Racism plays a pretty large role in a lot of the events involving multiple races (beginning with humans-versus-Zombies, humans-versus-Aliens, humans-versus-vampires... see any trends?), especially Halloween 2008's "humans-versus-vampires-versus-elves-versus-zombies" free-for-all (due to a misinterpreted prophecy).
The possibility that Gaia's orcs have been enslaved is brought up.
In Lunar: Dragon Song, the humans, beastmen and the Vile Tribe hate each other. Eventually the beastmen learn to accept humans, and the Vile Tribe generally accept anyone who forsakes Althena and own darkness in the form of crystals as their own (near the end a few begin to question themselves).
Vile Tribe versus humans also comes up in Silver Star Story. Eternal Blue might be the only game in the series that doesn't have some Fantastic Racism against the Vile Tribe (if you don't count the Childhood's End tie-in manga).
Shaper-to-creation racism in Geneforge parallels institutionalized slavery in America, down to the belief that creations who run away are mentally ill. At their worst, Shapers can't even conceive of the idea that creations might have rights, any more than you'd conceive of granting rights to a hammer or a saw. "Rogue" creations, for their part, view Shapers as a blight to be annihilated, and don't always distinguish between actual Shapers and normal humans. Meanwhile, drayks (incredibly powerful creations that the Shapers regret making and kill on sight) look down upon other creations as inferior, and are in turn looked down upon by drakons (drayks that learned how to rewrite their own genetic code for increased power). There's also a divide between Shapers and normal humans, but this can work out multiple ways—some people hate and fear Shapers (though not too openly), some venerate them, and some just accept them as a part of life.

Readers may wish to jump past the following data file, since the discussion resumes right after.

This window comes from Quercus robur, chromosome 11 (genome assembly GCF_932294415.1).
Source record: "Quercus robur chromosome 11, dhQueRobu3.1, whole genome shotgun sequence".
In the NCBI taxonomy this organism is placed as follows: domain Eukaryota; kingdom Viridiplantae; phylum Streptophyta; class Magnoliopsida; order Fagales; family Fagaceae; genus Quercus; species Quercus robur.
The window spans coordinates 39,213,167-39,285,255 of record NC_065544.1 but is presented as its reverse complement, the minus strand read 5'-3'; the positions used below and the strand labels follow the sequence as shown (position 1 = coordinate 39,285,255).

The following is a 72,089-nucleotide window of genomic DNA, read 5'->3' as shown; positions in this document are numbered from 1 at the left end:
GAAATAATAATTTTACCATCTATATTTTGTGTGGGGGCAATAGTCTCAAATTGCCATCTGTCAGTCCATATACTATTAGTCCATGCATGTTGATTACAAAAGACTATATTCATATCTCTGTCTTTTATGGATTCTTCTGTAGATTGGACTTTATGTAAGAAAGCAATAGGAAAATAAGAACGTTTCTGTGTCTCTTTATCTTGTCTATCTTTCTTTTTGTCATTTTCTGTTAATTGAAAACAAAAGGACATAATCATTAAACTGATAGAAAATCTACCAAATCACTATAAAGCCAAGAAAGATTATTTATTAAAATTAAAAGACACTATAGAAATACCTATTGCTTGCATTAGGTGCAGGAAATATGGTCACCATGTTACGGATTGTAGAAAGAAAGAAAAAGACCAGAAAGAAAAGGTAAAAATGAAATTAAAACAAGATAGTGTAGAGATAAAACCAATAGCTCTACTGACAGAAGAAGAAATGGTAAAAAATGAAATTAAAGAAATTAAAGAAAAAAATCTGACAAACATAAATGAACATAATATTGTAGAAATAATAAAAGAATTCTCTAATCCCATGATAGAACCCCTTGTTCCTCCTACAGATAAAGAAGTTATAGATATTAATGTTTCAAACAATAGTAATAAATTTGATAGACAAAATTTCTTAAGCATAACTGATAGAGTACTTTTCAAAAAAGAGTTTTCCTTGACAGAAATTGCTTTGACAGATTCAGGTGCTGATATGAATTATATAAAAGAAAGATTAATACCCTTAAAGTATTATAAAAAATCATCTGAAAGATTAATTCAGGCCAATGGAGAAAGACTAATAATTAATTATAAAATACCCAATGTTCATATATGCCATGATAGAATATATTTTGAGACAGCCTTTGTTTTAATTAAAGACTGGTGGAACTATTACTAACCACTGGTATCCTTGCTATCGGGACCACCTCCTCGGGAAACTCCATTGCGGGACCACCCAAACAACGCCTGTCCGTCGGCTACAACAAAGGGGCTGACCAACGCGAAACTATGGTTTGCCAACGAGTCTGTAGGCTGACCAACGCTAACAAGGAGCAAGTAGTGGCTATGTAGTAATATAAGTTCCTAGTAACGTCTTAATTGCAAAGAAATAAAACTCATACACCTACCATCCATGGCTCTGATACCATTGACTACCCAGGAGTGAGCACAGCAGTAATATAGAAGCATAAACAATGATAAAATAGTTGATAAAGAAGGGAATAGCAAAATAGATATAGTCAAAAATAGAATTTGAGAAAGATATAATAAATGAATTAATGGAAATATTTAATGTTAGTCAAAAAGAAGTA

In The Lost Age, the werewolves of Garoh, precursors/descendents (it's complicated) to Dark Dawn's beastfolk, were persecuted for transforming into wolf-people under the full moon (not helped by their inability to speak while beast-like).
In the history of Weyard as described by NPCs and encyclopedia entries in Dark Dawn, it quickly becomes obvious that the "Golden Age of Man" was only golden if you were one of the Smug Super overlords. Among other things, the racial name of the non-powered people was used as a slur, and beastman slaves were used to build Apollo Sanctum. This latter one is in fact a major plot point, since it means that the only known set of safety gear for use in said dangerous building is made for beastfolk and won't fit anybody else.
Guild Wars did not delve into this extensively until the Eye of the North and its sequel gave non-human races a significant role in the story. The Stone Summit are dwarves who believe all other races are only worthy of being slaves. The Centaur and Tengu are deeply resentful of other races, particularly humans, for infringing on their territory and humans often treat them as little more than beasts. The Ministry of Purity espoused the extermination or exile of all non-humans, and the Emperors have adopted that belief. Charr and humans have a deep-seated hatred for one another reaching back centuries due to their constant wars for control of Ascalon. Asurans in general classify skrit as vermin that should be exterminated while the Inquest views all other races as fit only for labor.